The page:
Archive for category Health Care Policy That Matters to Nursing
Via Osocio, a very likeable ad for HIV prevention and awareness from the Toronto-based Alliance for South Asian AIDS Prevention. Osocio notes the ad is less about sex than and more about love, and in this way, I think, it manages to get its message across effectively, without being preachy or didactic.
(Incidentally, the short scene filmed in the Scarborough RT is very funny.)
One of a series of YouTube videos from Bedsider, a program of the U.S. National Campaign to Prevent Teen and Unplanned Pregnancy, on having the birth control discussion with a physician.
Babies are great…when you’re ready for them. We think in the meantime women should have the right to a healthy, happy sex life without having to worry about unplanned pregnancy. For that to happen, women need to take an active role in their own reproductive health. We want to help with that.
Bedsider.org (Bedsider) is an online birth control support network for women 18-29 operated by The National Campaign to Prevent Teen and Unplanned Pregnancy, a private non-profit organization. Bedsider is not funded by pharmaceutical companies. Or the government. Bedsider is totally independent and the info on it is honest and unbiased. Our goal is to help women find the method of birth control that’s right for them and learn how to use it consistently and effectively, and that’s it.
Right now, seven in 10 pregnancies among unmarried women 18-29 are described by women themselves as unplanned. That sounds like a lot to us. We hope that Bedsider will be a useful tool for women to learn about their birth control options, better manage their birth control, and in the process avoid getting pregnant until they’re ready.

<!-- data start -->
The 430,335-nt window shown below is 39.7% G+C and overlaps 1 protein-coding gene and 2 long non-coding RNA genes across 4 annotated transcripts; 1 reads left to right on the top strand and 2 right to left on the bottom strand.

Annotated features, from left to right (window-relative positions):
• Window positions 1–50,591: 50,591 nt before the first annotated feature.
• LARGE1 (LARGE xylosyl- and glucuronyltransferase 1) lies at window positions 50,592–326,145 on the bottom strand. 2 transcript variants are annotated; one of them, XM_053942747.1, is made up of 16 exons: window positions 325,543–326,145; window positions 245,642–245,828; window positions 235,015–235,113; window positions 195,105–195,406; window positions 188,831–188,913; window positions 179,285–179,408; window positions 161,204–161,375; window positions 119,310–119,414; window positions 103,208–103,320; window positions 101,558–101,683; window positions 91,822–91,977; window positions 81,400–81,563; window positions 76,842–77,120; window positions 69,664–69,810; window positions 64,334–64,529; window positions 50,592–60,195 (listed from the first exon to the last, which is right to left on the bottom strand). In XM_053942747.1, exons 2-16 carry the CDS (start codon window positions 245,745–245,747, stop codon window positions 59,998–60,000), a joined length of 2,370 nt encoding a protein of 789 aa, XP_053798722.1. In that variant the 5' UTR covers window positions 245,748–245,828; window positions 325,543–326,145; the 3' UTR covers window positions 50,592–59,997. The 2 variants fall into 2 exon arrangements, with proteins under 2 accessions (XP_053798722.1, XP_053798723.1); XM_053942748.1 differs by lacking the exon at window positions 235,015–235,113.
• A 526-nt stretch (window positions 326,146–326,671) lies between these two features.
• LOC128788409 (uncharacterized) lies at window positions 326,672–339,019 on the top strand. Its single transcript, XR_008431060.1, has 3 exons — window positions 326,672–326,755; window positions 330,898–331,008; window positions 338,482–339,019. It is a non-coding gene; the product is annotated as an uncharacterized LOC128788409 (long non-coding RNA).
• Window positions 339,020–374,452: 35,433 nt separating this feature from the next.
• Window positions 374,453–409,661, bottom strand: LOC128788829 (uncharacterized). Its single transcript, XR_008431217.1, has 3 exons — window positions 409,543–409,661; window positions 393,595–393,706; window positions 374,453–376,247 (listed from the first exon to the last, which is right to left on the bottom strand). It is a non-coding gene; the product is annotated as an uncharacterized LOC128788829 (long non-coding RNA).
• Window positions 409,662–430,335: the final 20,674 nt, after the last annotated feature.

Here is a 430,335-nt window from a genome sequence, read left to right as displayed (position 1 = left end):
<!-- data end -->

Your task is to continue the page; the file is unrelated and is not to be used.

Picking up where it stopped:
That any of this would still be controversial in this the year of God’s grace 2012 boggles the mind, especially the part where it’s okay for women to be sexually active and enjoy it.
One small quibble to Bedsider: nurses get to talk about birth control too.
Posted by torontoemerg in Good Nursing Practice is Practising with the Heart and Mind, Health Care Policy That Matters to Nursing on Monday 07 May 2012
A very good, if obvious, idea on the use of RNs: nurses should be used to the full extent of their abilities. From the Toronto Star (and kudos to the paper for their Nursing Week insert in Saturday’s edition):
“The bottom line is that we’re wasting valuable resources with our RNs,” says Doris Grinspun, the Registered Nurses’ Association of Ontario’s chief executive officer. “European countries like the U.K. have been using RNs to their full capacity for years. It will be a missed opportunity for the public, taxpayers and patients if we don’t move to full utilization of our nurses.”
[Grinspun] wants the province to recognize the education and expertise of registered nurses, and to agree that they could be doing more within the scope of their practice, like diagnosing patients, ordering diagnostic and lab tests, conducting pelvic exams and prescribing medications.